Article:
Be aware while driving this summer!
By Ben Wurst, Habitat Program Manager
Roads are a necessary component to human survival. Since New Jersey is such a densely populated state we have a lot of them. Many of them have a negative effect on wildlife. One of these impacts is how they block or impede the natural migration of amphibians and reptiles as they search for mates or expand their territories.
During the summer I am always a little more aware while driving. In the next week many terrapins will begin to emerge from coastal waters to find nest sites. Box turtles and other freshwater turtles are seeking mates and nest sites. Snakes often bask in roadways to help them thermoregulate. Last week while I was driving down one road in the Pinelands I saw two cars pass me in the opposite lane. After they sped by, on the shoulder, I noticed something odd but I knew exactly what it was. A tail was flinging crazily in the air. I thought it was a snake but was’t 100% sure so I stopped and turned around to check it out. It turns out it was a snake and it was an endangered timber rattlesnake. This is only the second timber rattler that I’ve ever seen in the wild and they are quite a rare occurrence. It was still alive but severely injured. I pulled it off the road before another car hit it. I called Dave Golden a zoologist with NJ Fish & Wildlife and took the snake home with hopes that it would survive long enough to be transferred to the Cape May County Zoo. Unfortunately, it died an hour after I got home. As you travel our many roads this summer please be aware of your surroundings and watch out for any snakes or turtles that enter the roadway.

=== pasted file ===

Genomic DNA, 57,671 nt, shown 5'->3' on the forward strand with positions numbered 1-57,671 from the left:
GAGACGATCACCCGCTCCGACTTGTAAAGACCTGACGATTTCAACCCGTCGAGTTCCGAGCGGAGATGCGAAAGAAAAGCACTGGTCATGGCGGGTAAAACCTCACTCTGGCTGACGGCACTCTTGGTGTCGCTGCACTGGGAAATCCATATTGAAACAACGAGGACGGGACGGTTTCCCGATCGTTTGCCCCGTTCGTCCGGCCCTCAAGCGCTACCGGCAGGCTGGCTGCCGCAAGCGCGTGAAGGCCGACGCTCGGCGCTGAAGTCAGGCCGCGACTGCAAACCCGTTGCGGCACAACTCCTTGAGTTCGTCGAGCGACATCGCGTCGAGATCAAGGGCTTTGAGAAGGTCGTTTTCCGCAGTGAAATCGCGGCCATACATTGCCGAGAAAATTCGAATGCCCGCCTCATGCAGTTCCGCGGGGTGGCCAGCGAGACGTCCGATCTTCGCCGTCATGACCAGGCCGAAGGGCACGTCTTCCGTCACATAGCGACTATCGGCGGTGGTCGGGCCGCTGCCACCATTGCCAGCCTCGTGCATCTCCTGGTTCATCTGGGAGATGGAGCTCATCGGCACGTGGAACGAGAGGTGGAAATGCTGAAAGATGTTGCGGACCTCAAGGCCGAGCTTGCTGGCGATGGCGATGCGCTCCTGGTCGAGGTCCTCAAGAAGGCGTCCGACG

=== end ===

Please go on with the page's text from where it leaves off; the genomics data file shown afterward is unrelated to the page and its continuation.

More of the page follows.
A timber rattlesnake shortly after being hit by car on a road in the New Jersey Pinelands. © Ben Wurst
Timber rattlesnakes are a very docile snake, however they are still venomous and you can die if bitten. If you encounter a rattlesnake do not attempt to pick it up!!! I was extremely cautious of this snake even though it was injured. Please call 1-877-WARN-DEP immediately if you encounter a timber rattlesnake that is near your home and/or if you or it are in any kind of danger. Record information about your sighting and report it to the Endangered & Nongame Species Program here.
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